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03/09/2005 Archived Entry: "Repression of political blogs imminent?"
Join the McCain-Feingold Insurrection! The blogosphere is abuzz with news and rumors about the possible regulation of 'political' blogs by the federal government. John Sample explains why (and how) the damage will occur in a Reason article entitled, "Bloggers Beware: Threats to the status quo are always ripe for 'reform'."
[T]he federal government is about to come down hard on bloggers. Here's why. In 2002, Congress passed the McCain-Feingold campaign finance law which restricted political advertising by corporations and labor unions on television and radio. The Federal Election Commission—the agency charged with implementing McCain-Feingold—initially decided that Congress had not intended to restrict political speech on the Internet. Last fall, a federal judge said exempting the Internet from the law's restrictions on political speech would undermine McCain-Feingold. Now the FEC is back at it trying to figure out how to restrict political speech on the Internet. The McCain-Feingold Act was allegedly intended to prevent ''big money'' and influence peddling in federal politics but in contained some particularly objectionable provisions that limited freedom of speech. For example, ads against opponents could not appear within a specified number of days from a primary or general election.
Now Bradley Smith, one of six FEC Commissioners, is trying to extend the Act to cover political bloggers. Recognition of the threat first emerged through an article by the incomparable freedom of speech advocate Declan McCullagh, whose March 3rd C/Net column "The coming crackdown on blogging" announces "Bradley Smith says that the freewheeling days of political blogging and online punditry are over." A rather chilling interview with Smith follows and Smith's answers are...informative in the terrifying sense of that word. For example, McCullagh asks, If Congress doesn't change the law [to exempt the internet], what kind of activities will the FEC have to target? Smith answers, We're talking about any decision by an individual to put a link (to a political candidate) on their home page, set up a blog, send out mass e-mails, any kind of activity that can be done on the Internet. Again, blogging could also get us into issues about online journals and non-online journals. Why should CNET get an exemption but not an informal blog? Why should Salon or Slate get an exemption? Should Nytimes.com and Opinionjournal.com get an exemption but not online sites, just because the newspapers have a print edition as well? Smith has warned that ''bloggers and news organizations could risk the wrath of the federal government if they improperly link to a campaign's Web site. Even forwarding a political candidate's press release to a mailing list, depending on the details, could be punished by fines.''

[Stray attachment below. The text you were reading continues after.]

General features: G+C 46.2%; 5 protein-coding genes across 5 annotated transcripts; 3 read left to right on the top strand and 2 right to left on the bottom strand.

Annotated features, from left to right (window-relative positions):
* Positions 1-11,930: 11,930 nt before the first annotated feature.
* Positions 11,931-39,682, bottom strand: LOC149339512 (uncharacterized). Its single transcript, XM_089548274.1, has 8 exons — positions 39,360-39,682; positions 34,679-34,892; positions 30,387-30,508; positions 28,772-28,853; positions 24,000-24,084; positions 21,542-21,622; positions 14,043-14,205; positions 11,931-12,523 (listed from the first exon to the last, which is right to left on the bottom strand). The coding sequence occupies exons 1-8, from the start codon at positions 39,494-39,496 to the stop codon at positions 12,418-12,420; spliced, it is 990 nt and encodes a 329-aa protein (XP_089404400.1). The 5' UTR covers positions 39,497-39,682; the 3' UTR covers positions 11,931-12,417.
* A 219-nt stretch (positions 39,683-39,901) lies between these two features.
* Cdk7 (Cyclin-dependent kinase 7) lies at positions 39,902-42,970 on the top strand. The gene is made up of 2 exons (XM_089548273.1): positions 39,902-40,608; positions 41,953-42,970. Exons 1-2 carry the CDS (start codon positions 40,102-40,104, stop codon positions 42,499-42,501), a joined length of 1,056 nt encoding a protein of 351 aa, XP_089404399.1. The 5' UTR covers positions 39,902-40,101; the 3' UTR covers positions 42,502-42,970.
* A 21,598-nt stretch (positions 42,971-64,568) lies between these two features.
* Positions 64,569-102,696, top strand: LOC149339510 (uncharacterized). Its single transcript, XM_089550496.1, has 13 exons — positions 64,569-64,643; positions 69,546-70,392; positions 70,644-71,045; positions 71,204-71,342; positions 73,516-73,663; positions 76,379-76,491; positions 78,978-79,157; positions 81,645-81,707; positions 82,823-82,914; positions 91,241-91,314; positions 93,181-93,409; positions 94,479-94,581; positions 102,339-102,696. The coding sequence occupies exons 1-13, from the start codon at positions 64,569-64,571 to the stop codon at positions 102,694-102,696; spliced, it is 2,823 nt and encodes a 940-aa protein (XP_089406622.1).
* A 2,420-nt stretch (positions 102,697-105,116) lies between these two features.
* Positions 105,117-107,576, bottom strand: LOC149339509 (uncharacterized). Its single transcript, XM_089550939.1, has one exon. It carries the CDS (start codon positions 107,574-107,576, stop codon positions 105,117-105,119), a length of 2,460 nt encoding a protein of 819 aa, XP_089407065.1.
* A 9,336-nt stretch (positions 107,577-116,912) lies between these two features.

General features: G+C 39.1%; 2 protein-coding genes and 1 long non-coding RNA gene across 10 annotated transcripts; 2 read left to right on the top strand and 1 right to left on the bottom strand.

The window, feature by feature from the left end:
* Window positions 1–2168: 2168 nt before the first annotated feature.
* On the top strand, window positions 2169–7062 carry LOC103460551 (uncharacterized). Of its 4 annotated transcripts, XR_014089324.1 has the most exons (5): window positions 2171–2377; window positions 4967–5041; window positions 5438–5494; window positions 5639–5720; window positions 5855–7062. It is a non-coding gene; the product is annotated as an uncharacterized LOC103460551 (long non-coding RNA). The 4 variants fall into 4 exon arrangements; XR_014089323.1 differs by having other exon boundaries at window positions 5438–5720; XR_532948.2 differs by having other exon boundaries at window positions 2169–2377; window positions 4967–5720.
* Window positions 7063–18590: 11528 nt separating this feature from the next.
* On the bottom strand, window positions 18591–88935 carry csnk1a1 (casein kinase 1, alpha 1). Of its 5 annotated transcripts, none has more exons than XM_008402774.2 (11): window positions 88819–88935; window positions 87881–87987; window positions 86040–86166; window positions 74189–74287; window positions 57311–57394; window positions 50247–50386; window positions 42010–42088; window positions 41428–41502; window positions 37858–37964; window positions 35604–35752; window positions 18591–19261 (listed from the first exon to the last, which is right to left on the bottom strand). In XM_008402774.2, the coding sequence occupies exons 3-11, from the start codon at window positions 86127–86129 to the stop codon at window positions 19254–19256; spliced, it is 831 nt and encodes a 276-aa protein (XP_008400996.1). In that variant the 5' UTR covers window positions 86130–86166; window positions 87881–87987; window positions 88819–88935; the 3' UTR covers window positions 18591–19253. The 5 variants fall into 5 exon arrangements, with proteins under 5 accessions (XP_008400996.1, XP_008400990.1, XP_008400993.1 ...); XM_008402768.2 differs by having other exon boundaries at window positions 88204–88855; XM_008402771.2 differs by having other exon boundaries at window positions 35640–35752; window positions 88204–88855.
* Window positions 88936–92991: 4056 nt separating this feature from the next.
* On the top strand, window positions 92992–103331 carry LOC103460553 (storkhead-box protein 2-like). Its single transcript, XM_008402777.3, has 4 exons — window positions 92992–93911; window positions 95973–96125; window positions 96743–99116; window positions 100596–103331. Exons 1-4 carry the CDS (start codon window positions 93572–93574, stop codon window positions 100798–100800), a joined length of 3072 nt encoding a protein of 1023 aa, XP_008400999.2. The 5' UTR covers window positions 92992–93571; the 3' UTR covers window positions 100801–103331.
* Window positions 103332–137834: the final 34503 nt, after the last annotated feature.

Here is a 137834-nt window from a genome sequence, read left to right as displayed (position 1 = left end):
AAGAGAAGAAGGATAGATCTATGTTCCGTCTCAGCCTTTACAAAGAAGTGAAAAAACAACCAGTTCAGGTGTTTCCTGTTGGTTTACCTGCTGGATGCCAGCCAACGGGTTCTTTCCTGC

A likely target and test case for regulation would be the immensely popular and influential DailyKos collective blog that operates almost as a branch of the Democratic Party. Last week the Weekly Standard ran an article on DailyKos, which was entitled "Kos Party: Is the Daily Kos infiltrating the Democratic party, or remaking it in their own image?" A dangerous question to ask aloud in this political atmosphere.
Meanwhile the San Francisco Chronicle reports on a disturbing development in Santa Clara. The article fron yesterday's SFC: "Bay judge weighs rights of bloggers: Journalists' shield claimed in response to Apple's lawsuit." It states, "Bloggers may be pushing the boundaries of online communication, breaking news and waylaying politicians and corporate executives, but are they journalists? A Santa Clara County judge is weighing that question this week, as are plenty of other bloggers, journalists and lawyers. Apple Computer has sued three bloggers ... in an attempt to uncover anonymous sources who may have illegally leaked some of Apple's internal trade secrets. Traditional journalists confronted with similar demands to reveal sources could rely on California's Shield Law, which protects reporters from having to reveal unpublished information, which in many cases includes the name of the source. Superior Court Judge James Kleinberg issued a tentative ruling last week that the bloggers who reported about Apple don't deserve the same protection. Kleinberg's final decision is due this week."
There may be rocky roads ahead. Keep informed. Stay rebellious. Stand free.